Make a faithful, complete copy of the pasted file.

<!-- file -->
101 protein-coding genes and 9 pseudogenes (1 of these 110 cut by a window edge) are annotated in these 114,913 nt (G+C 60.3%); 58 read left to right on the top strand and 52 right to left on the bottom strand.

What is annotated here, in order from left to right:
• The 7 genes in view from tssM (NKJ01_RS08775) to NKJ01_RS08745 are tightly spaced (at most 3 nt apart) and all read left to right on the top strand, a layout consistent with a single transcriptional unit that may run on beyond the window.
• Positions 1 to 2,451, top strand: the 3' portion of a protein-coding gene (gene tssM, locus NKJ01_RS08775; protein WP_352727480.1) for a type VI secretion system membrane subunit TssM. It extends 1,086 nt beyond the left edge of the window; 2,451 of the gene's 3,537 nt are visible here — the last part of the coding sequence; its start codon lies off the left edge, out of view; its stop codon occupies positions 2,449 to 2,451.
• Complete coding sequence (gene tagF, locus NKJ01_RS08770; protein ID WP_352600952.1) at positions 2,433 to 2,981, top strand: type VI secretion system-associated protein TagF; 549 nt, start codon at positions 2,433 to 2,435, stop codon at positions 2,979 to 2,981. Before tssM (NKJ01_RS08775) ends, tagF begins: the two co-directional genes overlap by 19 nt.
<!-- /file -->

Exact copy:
101 protein-coding genes and 9 pseudogenes (1 of these 110 cut by a window edge) are annotated in these 114,913 nt (G+C 60.3%); 58 read left to right on the top strand and 52 right to left on the bottom strand.

What is annotated here, in order from left to right:
• The 7 genes in view from tssM (NKJ01_RS08775) to NKJ01_RS08745 are tightly spaced (at most 3 nt apart) and all read left to right on the top strand, a layout consistent with a single transcriptional unit that may run on beyond the window.
• Positions 1 to 2,451, top strand: the 3' portion of a protein-coding gene (gene tssM, locus NKJ01_RS08775; protein WP_352727480.1) for a type VI secretion system membrane subunit TssM. It extends 1,086 nt beyond the left edge of the window; 2,451 of the gene's 3,537 nt are visible here — the last part of the coding sequence; its start codon lies off the left edge, out of view; its stop codon occupies positions 2,449 to 2,451.
• Complete coding sequence (gene tagF, locus NKJ01_RS08770; protein ID WP_352600952.1) at positions 2,433 to 2,981, top strand: type VI secretion system-associated protein TagF; 549 nt, start codon at positions 2,433 to 2,435, stop codon at positions 2,979 to 2,981. Before tssM (NKJ01_RS08775) ends, tagF begins: the two co-directional genes overlap by 19 nt.